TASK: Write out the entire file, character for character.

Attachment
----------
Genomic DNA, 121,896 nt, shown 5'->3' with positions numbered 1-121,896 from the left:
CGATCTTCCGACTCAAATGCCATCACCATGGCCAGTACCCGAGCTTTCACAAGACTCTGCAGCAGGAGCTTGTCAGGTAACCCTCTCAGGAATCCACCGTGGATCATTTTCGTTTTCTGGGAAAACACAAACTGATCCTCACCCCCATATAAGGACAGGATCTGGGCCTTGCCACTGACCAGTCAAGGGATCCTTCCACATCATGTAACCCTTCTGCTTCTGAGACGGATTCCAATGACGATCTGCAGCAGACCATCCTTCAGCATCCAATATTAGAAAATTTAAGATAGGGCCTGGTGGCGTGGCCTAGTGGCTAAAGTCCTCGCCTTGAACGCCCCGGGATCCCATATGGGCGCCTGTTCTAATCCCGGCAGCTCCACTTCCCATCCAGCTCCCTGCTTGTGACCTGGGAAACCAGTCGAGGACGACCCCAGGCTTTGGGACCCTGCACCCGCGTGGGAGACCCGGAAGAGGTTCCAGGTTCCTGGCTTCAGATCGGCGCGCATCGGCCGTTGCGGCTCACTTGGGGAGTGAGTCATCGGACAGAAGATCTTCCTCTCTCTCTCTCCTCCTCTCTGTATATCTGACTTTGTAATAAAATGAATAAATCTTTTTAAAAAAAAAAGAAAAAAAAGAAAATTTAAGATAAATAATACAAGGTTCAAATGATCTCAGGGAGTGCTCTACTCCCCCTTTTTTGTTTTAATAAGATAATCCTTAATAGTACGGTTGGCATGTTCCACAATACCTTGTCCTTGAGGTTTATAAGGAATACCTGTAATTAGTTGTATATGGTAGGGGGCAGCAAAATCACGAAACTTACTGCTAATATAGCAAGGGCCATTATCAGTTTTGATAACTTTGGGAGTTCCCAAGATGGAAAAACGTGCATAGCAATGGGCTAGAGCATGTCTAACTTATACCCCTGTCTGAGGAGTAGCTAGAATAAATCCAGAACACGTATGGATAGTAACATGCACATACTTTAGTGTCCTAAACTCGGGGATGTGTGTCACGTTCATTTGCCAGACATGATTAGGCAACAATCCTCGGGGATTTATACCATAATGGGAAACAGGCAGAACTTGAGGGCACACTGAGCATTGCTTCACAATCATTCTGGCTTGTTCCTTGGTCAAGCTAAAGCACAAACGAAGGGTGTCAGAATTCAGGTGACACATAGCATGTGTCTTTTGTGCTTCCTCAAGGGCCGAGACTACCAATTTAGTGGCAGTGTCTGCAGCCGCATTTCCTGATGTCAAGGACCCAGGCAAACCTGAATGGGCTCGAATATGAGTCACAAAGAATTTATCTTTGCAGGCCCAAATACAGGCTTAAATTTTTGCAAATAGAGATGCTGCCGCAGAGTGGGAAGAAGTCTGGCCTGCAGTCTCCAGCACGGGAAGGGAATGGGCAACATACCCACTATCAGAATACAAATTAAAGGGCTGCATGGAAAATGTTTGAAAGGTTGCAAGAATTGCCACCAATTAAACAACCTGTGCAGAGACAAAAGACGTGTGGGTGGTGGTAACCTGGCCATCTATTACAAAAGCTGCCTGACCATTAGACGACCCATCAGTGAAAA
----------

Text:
Genomic DNA, 121,896 nt, shown 5'->3' with positions numbered 1-121,896 from the left:
CGATCTTCCGACTCAAATGCCATCACCATGGCCAGTACCCGAGCTTTCACAAGACTCTGCAGCAGGAGCTTGTCAGGTAACCCTCTCAGGAATCCACCGTGGATCATTTTCGTTTTCTGGGAAAACACAAACTGATCCTCACCCCCATATAAGGACAGGATCTGGGCCTTGCCACTGACCAGTCAAGGGATCCTTCCACATCATGTAACCCTTCTGCTTCTGAGACGGATTCCAATGACGATCTGCAGCAGACCATCCTTCAGCATCCAATATTAGAAAATTTAAGATAGGGCCTGGTGGCGTGGCCTAGTGGCTAAAGTCCTCGCCTTGAACGCCCCGGGATCCCATATGGGCGCCTGTTCTAATCCCGGCAGCTCCACTTCCCATCCAGCTCCCTGCTTGTGACCTGGGAAACCAGTCGAGGACGACCCCAGGCTTTGGGACCCTGCACCCGCGTGGGAGACCCGGAAGAGGTTCCAGGTTCCTGGCTTCAGATCGGCGCGCATCGGCCGTTGCGGCTCACTTGGGGAGTGAGTCATCGGACAGAAGATCTTCCTCTCTCTCTCTCCTCCTCTCTGTATATCTGACTTTGTAATAAAATGAATAAATCTTTTTAAAAAAAAAAGAAAAAAAAGAAAATTTAAGATAAATAATACAAGGTTCAAATGATCTCAGGGAGTGCTCTACTCCCCCTTTTTTGTTTTAATAAGATAATCCTTAATAGTACGGTTGGCATGTTCCACAATACCTTGTCCTTGAGGTTTATAAGGAATACCTGTAATTAGTTGTATATGGTAGGGGGCAGCAAAATCACGAAACTTACTGCTAATATAGCAAGGGCCATTATCAGTTTTGATAACTTTGGGAGTTCCCAAGATGGAAAAACGTGCATAGCAATGGGCTAGAGCATGTCTAACTTATACCCCTGTCTGAGGAGTAGCTAGAATAAATCCAGAACACGTATGGATAGTAACATGCACATACTTTAGTGTCCTAAACTCGGGGATGTGTGTCACGTTCATTTGCCAGACATGATTAGGCAACAATCCTCGGGGATTTATACCATAATGGGAAACAGGCAGAACTTGAGGGCACACTGAGCATTGCTTCACAATCATTCTGGCTTGTTCCTTGGTCAAGCTAAAGCACAAACGAAGGGTGTCAGAATTCAGGTGACACATAGCATGTGTCTTTTGTGCTTCCTCAAGGGCCGAGACTACCAATTTAGTGGCAGTGTCTGCAGCCGCATTTCCTGATGTCAAGGACCCAGGCAAACCTGAATGGGCTCGAATATGAGTCACAAAGAATTTATCTTTGCAGGCCCAAATACAGGCTTAAATTTTTGCAAATAGAGATGCTGCCGCAGAGTGGGAAGAAGTCTGGCCTGCAGTCTCCAGCACGGGAAGGGAATGGGCAACATACCCACTATCAGAATACAAATTAAAGGGCTGCATGGAAAATGTTTGAAAGGTTGCAAGAATTGCCACCAATTAAACAACCTGTGCAGAGACAAAAGACGTGTGGGTGGTGGTAACCTGGCCATCTATTACAAAAGCTGCCTGACCATTAGACGACCCATCAGTGAAAA